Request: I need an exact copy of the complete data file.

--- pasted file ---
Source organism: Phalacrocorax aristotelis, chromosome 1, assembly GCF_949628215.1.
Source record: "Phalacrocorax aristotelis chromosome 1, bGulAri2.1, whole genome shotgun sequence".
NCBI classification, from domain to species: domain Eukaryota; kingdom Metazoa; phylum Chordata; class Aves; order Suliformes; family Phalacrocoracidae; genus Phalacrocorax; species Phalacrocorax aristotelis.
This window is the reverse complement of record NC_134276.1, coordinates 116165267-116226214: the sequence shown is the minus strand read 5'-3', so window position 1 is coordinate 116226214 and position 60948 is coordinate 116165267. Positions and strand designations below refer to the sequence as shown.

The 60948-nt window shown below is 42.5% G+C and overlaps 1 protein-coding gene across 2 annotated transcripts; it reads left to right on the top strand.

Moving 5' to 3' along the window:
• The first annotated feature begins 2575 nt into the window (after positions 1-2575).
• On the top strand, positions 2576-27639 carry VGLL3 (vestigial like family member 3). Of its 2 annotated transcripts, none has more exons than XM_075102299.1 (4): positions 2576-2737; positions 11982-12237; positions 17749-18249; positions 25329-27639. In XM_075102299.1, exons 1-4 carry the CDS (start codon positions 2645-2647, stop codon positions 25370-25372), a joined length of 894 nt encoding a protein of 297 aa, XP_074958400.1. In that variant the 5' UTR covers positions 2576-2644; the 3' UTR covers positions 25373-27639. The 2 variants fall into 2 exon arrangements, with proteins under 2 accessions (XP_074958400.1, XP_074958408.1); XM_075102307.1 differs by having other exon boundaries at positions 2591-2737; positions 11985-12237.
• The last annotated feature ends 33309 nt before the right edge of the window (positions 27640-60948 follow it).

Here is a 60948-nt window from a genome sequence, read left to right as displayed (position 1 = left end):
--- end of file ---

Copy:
Source organism: Phalacrocorax aristotelis, chromosome 1, assembly GCF_949628215.1.
Source record: "Phalacrocorax aristotelis chromosome 1, bGulAri2.1, whole genome shotgun sequence".
NCBI classification, from domain to species: domain Eukaryota; kingdom Metazoa; phylum Chordata; class Aves; order Suliformes; family Phalacrocoracidae; genus Phalacrocorax; species Phalacrocorax aristotelis.
This window is the reverse complement of record NC_134276.1, coordinates 116165267-116226214: the sequence shown is the minus strand read 5'-3', so window position 1 is coordinate 116226214 and position 60948 is coordinate 116165267. Positions and strand designations below refer to the sequence as shown.

The 60948-nt window shown below is 42.5% G+C and overlaps 1 protein-coding gene across 2 annotated transcripts; it reads left to right on the top strand.

Moving 5' to 3' along the window:
• The first annotated feature begins 2575 nt into the window (after positions 1-2575).
• On the top strand, positions 2576-27639 carry VGLL3 (vestigial like family member 3). Of its 2 annotated transcripts, none has more exons than XM_075102299.1 (4): positions 2576-2737; positions 11982-12237; positions 17749-18249; positions 25329-27639. In XM_075102299.1, exons 1-4 carry the CDS (start codon positions 2645-2647, stop codon positions 25370-25372), a joined length of 894 nt encoding a protein of 297 aa, XP_074958400.1. In that variant the 5' UTR covers positions 2576-2644; the 3' UTR covers positions 25373-27639. The 2 variants fall into 2 exon arrangements, with proteins under 2 accessions (XP_074958400.1, XP_074958408.1); XM_075102307.1 differs by having other exon boundaries at positions 2591-2737; positions 11985-12237.
• The last annotated feature ends 33309 nt before the right edge of the window (positions 27640-60948 follow it).

Here is a 60948-nt window from a genome sequence, read left to right as displayed (position 1 = left end):